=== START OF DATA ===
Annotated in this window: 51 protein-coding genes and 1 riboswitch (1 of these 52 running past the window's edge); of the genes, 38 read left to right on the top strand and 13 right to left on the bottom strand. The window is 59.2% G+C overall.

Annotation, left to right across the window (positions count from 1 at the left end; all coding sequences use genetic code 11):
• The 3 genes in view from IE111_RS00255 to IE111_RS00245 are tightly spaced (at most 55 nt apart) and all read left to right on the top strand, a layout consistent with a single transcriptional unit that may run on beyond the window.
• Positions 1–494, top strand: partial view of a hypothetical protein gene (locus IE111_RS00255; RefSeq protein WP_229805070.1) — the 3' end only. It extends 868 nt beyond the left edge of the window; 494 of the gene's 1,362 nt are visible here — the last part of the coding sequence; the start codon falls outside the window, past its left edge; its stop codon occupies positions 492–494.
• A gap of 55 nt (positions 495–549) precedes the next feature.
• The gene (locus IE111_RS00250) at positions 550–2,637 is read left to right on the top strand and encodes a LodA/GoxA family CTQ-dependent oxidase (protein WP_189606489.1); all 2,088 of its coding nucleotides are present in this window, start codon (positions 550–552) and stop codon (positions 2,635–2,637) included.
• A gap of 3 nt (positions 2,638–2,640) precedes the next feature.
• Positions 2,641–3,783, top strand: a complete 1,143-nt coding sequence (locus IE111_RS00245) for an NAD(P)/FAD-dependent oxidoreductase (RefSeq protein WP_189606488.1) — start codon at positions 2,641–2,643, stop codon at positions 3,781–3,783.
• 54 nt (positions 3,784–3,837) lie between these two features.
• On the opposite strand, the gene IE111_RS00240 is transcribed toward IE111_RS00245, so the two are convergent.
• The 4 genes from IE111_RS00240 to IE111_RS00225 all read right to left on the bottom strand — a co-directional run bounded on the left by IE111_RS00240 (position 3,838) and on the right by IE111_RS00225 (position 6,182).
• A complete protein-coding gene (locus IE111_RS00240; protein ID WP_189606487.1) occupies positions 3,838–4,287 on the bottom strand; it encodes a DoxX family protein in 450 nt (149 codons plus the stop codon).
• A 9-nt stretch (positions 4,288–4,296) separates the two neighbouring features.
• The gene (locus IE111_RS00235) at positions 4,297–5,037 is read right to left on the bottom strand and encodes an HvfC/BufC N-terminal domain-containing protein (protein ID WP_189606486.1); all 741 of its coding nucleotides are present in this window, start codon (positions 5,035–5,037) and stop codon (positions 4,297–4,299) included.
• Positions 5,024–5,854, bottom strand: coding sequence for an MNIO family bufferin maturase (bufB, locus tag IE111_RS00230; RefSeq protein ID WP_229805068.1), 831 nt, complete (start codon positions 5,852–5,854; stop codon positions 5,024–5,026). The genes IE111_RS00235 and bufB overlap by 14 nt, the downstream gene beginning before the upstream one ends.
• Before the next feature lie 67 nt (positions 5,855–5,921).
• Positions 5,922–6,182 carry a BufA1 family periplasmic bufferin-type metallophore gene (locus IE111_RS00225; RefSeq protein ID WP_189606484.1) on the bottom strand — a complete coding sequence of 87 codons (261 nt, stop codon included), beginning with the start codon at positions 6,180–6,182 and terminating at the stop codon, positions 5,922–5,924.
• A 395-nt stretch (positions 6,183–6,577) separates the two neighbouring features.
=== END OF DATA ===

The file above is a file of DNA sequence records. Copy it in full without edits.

Annotated in this window: 51 protein-coding genes and 1 riboswitch (1 of these 52 running past the window's edge); of the genes, 38 read left to right on the top strand and 13 right to left on the bottom strand. The window is 59.2% G+C overall.

Annotation, left to right across the window (positions count from 1 at the left end; all coding sequences use genetic code 11):
• The 3 genes in view from IE111_RS00255 to IE111_RS00245 are tightly spaced (at most 55 nt apart) and all read left to right on the top strand, a layout consistent with a single transcriptional unit that may run on beyond the window.
• Positions 1–494, top strand: partial view of a hypothetical protein gene (locus IE111_RS00255; RefSeq protein WP_229805070.1) — the 3' end only. It extends 868 nt beyond the left edge of the window; 494 of the gene's 1,362 nt are visible here — the last part of the coding sequence; the start codon falls outside the window, past its left edge; its stop codon occupies positions 492–494.
• A gap of 55 nt (positions 495–549) precedes the next feature.
• The gene (locus IE111_RS00250) at positions 550–2,637 is read left to right on the top strand and encodes a LodA/GoxA family CTQ-dependent oxidase (protein WP_189606489.1); all 2,088 of its coding nucleotides are present in this window, start codon (positions 550–552) and stop codon (positions 2,635–2,637) included.
• A gap of 3 nt (positions 2,638–2,640) precedes the next feature.
• Positions 2,641–3,783, top strand: a complete 1,143-nt coding sequence (locus IE111_RS00245) for an NAD(P)/FAD-dependent oxidoreductase (RefSeq protein WP_189606488.1) — start codon at positions 2,641–2,643, stop codon at positions 3,781–3,783.
• 54 nt (positions 3,784–3,837) lie between these two features.
• On the opposite strand, the gene IE111_RS00240 is transcribed toward IE111_RS00245, so the two are convergent.
• The 4 genes from IE111_RS00240 to IE111_RS00225 all read right to left on the bottom strand — a co-directional run bounded on the left by IE111_RS00240 (position 3,838) and on the right by IE111_RS00225 (position 6,182).
• A complete protein-coding gene (locus IE111_RS00240; protein ID WP_189606487.1) occupies positions 3,838–4,287 on the bottom strand; it encodes a DoxX family protein in 450 nt (149 codons plus the stop codon).
• A 9-nt stretch (positions 4,288–4,296) separates the two neighbouring features.
• The gene (locus IE111_RS00235) at positions 4,297–5,037 is read right to left on the bottom strand and encodes an HvfC/BufC N-terminal domain-containing protein (protein ID WP_189606486.1); all 741 of its coding nucleotides are present in this window, start codon (positions 5,035–5,037) and stop codon (positions 4,297–4,299) included.
• Positions 5,024–5,854, bottom strand: coding sequence for an MNIO family bufferin maturase (bufB, locus tag IE111_RS00230; RefSeq protein ID WP_229805068.1), 831 nt, complete (start codon positions 5,852–5,854; stop codon positions 5,024–5,026). The genes IE111_RS00235 and bufB overlap by 14 nt, the downstream gene beginning before the upstream one ends.
• Before the next feature lie 67 nt (positions 5,855–5,921).
• Positions 5,922–6,182 carry a BufA1 family periplasmic bufferin-type metallophore gene (locus IE111_RS00225; RefSeq protein ID WP_189606484.1) on the bottom strand — a complete coding sequence of 87 codons (261 nt, stop codon included), beginning with the start codon at positions 6,180–6,182 and terminating at the stop codon, positions 5,922–5,924.
• A 395-nt stretch (positions 6,183–6,577) separates the two neighbouring features.